Decisions and How They "Happen"

by Peg Coleman

Walk into any major hospital emergency room at 1:00 am on a Saturday night and the place is electric. There are knife wound victims, gun shot victims, car accident victims, sick kids, overdosed teens, suicides gone wrong. People are crying, calling out for help, shouting orders. If you have never witnessed this, you wouldn't be the first to think the place was in chaos with no one in charge.

But you would be wrong. As a former nurse, I was familiar with what, to the outsider, seems so chaotic. And I know that those situations are exactly what the staff had trained for and were prepared to handle. So although it may not be obvious to the untrained eye, decisions are being made and actions taken every moment according to a detailed plan set in place long before the events of this night happened. Nothing is left to chance. Reviewing the events of the night in the light of the next day, if things had not gone according to plan, changes were made. Each detail would be examined and changed so that the next time these sets of circumstances occurred, we would be prepared, to the best of our ability.

Is your life anything like that? Do you sometimes feel like the inside of an emergency room at 1:00 in the morning with things happening all around you that seem completely outside of your control? What are you doing about it? Do you have a plan? Have you ever sat yourself down and worked out the things in life that are most important to you? Have you thought about your goals, the way you would like your life to be? Or are you like so many people, for whom "things" just seem to happen?

Have you ever heard this saying: "those who are not planning to succeed are planning to fail"? That was a powerful statement for me the first time I heard it. The truth of it brought me face to face with a reality about my own life that I had never thought about before. It meant there was no one to blame if I sensed more failure than success in my life. It meant that the circumstances in my life that I did not like would continue to do so unless I chose to change either them or me.

The more I thought about it the more I began to understand that there is actually no such state as the state of indecision. I began to see that when I had difficulties making decisions during the day the heart of it was the lack of a goal. What purpose did the day have other than to get through it? The lack of personal goals meant that each day was an end in itself and just "getting through it" was more than enough. But it somehow never was enough. It was empty. There was always the knowledge that the next day would be exactly the same; things coming at me from all sides, each seemingly as important as the other. But having a goal, and plans -- to achieve that goal, changes all of that chaos in an instant. It becomes so much easier to decide what to do next because it either is taking you nearer your goal or away from it. It removes the indecision because the indecision was generated by the lack of a goal.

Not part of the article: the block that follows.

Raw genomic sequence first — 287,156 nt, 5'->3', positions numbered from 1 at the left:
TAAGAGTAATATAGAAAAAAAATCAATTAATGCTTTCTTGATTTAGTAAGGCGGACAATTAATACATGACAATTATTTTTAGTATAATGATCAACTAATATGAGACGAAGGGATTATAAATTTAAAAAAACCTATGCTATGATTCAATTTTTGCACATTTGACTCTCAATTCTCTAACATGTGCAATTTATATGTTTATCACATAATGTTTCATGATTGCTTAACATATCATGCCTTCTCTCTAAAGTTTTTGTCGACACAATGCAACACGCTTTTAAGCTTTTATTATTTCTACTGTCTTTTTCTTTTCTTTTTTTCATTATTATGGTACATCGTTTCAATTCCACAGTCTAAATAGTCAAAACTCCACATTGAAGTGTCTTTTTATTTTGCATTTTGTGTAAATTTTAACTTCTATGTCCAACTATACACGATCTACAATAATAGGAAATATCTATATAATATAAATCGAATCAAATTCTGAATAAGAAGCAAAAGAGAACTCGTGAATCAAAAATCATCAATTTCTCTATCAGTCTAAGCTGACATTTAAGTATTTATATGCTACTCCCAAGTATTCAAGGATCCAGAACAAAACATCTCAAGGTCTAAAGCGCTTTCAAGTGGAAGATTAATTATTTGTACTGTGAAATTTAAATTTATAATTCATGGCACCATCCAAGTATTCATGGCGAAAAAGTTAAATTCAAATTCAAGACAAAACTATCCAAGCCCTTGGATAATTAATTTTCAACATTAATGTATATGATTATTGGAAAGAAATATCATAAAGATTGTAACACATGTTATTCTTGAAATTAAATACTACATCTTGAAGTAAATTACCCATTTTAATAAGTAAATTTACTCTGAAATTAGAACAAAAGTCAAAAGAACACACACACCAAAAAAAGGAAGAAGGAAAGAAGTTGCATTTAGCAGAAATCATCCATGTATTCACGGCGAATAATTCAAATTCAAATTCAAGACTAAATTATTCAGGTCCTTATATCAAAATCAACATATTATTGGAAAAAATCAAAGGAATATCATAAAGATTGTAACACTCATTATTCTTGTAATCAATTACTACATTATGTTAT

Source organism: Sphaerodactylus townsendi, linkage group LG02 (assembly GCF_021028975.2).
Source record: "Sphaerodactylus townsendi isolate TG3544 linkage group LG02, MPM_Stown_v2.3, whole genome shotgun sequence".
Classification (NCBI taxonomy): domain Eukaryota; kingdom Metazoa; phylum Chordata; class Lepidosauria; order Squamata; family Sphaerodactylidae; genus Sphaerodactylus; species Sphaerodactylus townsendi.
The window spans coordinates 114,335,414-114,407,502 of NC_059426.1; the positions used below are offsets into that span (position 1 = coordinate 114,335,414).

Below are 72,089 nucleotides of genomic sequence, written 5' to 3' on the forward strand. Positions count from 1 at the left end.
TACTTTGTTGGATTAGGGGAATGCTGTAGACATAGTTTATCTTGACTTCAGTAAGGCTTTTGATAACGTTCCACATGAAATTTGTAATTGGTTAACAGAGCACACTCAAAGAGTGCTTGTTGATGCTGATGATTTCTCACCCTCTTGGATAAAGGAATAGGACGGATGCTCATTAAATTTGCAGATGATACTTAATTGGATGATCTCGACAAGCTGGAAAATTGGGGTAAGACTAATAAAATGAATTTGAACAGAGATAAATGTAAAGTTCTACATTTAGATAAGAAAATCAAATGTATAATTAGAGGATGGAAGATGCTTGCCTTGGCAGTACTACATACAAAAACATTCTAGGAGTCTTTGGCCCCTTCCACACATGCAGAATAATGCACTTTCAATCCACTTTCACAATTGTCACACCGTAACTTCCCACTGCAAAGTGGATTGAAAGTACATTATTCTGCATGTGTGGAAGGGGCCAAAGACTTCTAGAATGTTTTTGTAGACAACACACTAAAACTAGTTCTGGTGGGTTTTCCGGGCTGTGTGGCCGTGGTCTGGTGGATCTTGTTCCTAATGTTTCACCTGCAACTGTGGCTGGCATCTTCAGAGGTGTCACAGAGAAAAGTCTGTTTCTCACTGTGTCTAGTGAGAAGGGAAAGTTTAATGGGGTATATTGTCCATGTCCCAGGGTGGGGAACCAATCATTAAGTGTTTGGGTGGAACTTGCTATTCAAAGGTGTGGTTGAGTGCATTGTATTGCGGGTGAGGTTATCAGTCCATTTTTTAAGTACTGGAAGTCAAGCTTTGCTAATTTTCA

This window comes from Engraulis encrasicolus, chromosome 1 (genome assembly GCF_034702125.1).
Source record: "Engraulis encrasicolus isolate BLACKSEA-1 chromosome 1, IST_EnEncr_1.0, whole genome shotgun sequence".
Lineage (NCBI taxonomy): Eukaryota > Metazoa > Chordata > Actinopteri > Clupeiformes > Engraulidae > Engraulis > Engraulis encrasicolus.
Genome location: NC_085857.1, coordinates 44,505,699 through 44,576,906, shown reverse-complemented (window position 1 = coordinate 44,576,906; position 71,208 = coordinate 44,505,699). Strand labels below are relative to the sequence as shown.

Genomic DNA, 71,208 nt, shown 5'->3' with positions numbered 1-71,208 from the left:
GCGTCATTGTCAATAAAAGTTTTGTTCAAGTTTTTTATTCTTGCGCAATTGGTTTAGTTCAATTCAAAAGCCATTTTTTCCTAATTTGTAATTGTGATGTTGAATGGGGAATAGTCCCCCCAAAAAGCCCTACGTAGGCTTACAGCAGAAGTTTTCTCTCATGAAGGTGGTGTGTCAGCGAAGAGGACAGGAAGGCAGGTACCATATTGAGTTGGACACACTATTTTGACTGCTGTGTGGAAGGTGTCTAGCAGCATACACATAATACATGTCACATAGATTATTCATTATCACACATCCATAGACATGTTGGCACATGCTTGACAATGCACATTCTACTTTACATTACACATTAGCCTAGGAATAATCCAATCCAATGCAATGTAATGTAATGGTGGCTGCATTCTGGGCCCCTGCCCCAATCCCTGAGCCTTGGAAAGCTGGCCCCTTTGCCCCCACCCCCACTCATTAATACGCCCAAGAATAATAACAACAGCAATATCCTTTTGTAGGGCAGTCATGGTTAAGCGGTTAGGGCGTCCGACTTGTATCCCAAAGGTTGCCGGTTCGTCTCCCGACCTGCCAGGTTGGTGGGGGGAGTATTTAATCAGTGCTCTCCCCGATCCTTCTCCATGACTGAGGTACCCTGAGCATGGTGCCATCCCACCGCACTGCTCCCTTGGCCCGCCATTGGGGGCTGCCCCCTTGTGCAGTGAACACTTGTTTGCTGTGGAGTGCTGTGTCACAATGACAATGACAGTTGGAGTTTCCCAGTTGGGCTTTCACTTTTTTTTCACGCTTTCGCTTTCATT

A goal provides us with a focus that abstract thinking does not. And a goal thoughtfully laid out, with steps to achieve it, brings us such rest and ease. It is hard to grasp until we being to actually live that way. It is what made functioning in the middle of a Saturday night in the emergency room possible. It is what helps to bring sense and order to our own lives. So rather than spending our days being overwhelmed by all the decisions we don't seem to know how to make, we can make decisions because we know where we are going and what we want to achieve.

Because goals allow us to focus our attention, we bring more energy to the things we do throughout the day. With a thoughtful plan as an integral part of our lives, we take ourselves out of the role of "victim of circumstances." Oh yes. Just as there are victims in that emergency room we, without a plan for our lives and goals to focus our attention, are victims of our own inaction. But, in the same way in which they took the proper steps toward wellness and wholeness, so can we.

It can make an enormous difference in our lives when we realize we do have a say as to how things go, and we choose to live in the reality of that truth. When we realize that many of the things we face, which may not be easy for us, are things we can do something about, it brings such a sense of freedom. We are not at the mercy of fate, we are only at the mercy of our own indecision and lack of purpose. The good news is that we have been given the precious gift of choice. We are able to make choices this very day that can change our situations completely. We do not have to put up with indecision and inaction in our lives.

Think for a moment about this. If there was one thing in your life -- that you could affect, that you would like to be changed over this next month, what would that be? Now we know as surely as we know anything that the days of this month are going to pass one by one. And each day is one in which you are free to make changes, or free to settle for things just the way they are. Which would you rather it be? The difference is simply in the choice you make and the actions you take or do not take. One month from today your situation can be different. Remember the saying "the journey of a thousand miles begins with the first step?" So does the changing of the direction of our lives. Once we begin to see the difference a thoughtful plan can make in our lives, the first step has been taken, and the journey begun.

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